The jailed former executive director of the pro-democracy Open Russia movement, Andrei Pivovarov, has been charged with heading an "undesirable" organization, an accusation that stems from a six-year-old law that has repeatedly been used to target critical voices.
Pivovarov's team said on Telegram on October 11 that the charge stemmed from 30 posts on his Facebook account and one repost.
In some of the posts in question, Pivovarov allegedly spoke negatively about employees of the Federal Security Service (FSB), criticized police actions, and supported protesters.
If convicted, he faces up to six years in prison, according to his team.
Pivovarov, who has denied any wrongdoing, was detained after being removed from a Warsaw-bound plane just before takeoff from St. Petersburg in May.
He is being held in pretrial detention.
Leaders of the Russian-based Open Russia dissolved the group in late May after authorities designated it an "undesirable" organization.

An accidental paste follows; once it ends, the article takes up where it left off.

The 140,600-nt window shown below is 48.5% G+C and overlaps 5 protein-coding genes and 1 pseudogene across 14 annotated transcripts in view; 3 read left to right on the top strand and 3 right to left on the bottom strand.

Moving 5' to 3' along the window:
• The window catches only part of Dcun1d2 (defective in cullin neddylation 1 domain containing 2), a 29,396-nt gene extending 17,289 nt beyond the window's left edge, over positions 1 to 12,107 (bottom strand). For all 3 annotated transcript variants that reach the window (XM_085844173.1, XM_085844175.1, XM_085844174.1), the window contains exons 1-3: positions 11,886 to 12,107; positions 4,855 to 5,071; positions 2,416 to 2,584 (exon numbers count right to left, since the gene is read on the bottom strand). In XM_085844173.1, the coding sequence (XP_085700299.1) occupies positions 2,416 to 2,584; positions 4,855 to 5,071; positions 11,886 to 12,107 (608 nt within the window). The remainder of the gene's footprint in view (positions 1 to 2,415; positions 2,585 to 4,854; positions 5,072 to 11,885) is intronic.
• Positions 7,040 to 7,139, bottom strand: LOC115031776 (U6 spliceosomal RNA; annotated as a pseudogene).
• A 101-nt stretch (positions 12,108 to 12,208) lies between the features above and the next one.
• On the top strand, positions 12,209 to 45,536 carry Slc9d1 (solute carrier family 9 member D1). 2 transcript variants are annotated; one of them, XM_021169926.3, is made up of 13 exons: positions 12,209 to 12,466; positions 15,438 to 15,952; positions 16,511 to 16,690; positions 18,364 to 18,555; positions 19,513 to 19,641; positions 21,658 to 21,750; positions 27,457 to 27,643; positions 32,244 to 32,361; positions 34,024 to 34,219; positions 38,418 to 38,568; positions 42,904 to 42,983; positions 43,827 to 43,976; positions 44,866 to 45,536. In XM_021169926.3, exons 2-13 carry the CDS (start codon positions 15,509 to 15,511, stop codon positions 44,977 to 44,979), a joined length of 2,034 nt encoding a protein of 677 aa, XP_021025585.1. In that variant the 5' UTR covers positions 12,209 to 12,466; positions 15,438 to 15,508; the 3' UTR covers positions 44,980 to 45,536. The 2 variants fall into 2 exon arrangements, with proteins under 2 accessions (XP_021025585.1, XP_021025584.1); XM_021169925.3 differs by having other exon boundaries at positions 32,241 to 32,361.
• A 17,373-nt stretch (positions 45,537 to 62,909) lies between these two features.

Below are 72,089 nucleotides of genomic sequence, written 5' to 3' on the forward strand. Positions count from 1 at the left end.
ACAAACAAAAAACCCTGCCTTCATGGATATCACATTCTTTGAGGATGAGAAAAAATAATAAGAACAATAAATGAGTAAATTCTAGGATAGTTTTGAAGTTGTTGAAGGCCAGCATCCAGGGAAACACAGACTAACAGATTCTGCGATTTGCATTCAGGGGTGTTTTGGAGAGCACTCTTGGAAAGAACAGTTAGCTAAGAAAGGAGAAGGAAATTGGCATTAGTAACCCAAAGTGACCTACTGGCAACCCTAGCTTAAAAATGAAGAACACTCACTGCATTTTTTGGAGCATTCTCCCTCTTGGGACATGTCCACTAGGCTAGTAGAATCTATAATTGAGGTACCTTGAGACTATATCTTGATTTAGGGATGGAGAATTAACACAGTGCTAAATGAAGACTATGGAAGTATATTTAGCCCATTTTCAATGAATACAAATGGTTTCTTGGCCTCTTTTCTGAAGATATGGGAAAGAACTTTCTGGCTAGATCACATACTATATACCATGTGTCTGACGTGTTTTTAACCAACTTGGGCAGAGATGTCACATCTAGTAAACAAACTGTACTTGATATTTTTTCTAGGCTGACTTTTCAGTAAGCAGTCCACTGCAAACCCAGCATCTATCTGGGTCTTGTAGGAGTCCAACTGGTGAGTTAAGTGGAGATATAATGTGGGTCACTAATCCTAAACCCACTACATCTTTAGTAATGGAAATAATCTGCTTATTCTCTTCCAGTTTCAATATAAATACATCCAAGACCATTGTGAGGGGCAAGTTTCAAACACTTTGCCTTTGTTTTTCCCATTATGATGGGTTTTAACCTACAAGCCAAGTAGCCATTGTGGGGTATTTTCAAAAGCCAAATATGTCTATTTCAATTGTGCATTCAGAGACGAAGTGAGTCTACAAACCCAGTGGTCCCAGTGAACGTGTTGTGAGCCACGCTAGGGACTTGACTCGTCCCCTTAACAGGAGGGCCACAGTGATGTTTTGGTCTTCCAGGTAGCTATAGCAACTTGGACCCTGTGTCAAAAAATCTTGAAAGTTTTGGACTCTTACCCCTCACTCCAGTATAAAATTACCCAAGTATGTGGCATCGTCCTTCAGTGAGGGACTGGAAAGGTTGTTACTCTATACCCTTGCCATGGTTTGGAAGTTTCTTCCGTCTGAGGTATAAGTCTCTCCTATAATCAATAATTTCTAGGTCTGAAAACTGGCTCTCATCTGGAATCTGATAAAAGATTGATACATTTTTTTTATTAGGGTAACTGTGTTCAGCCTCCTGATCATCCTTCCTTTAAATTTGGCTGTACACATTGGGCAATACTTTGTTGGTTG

They said they did so to protect supporters from further "harassment" by the Russian authorities.
Open Russia was financed by Russian tycoon Mikhail Khodorkovsky, who moved to London after spending 10 years in prison in Russia on charges widely seen as political revenge for challenging President Vladimir Putin politically.
The "undesirable organization" law, adopted in 2015, was part of a series of regulations pushed by the Kremlin that squeezed many nonprofit and nongovernmental organizations that received funding from foreign sources -- mainly from Europe and the United States.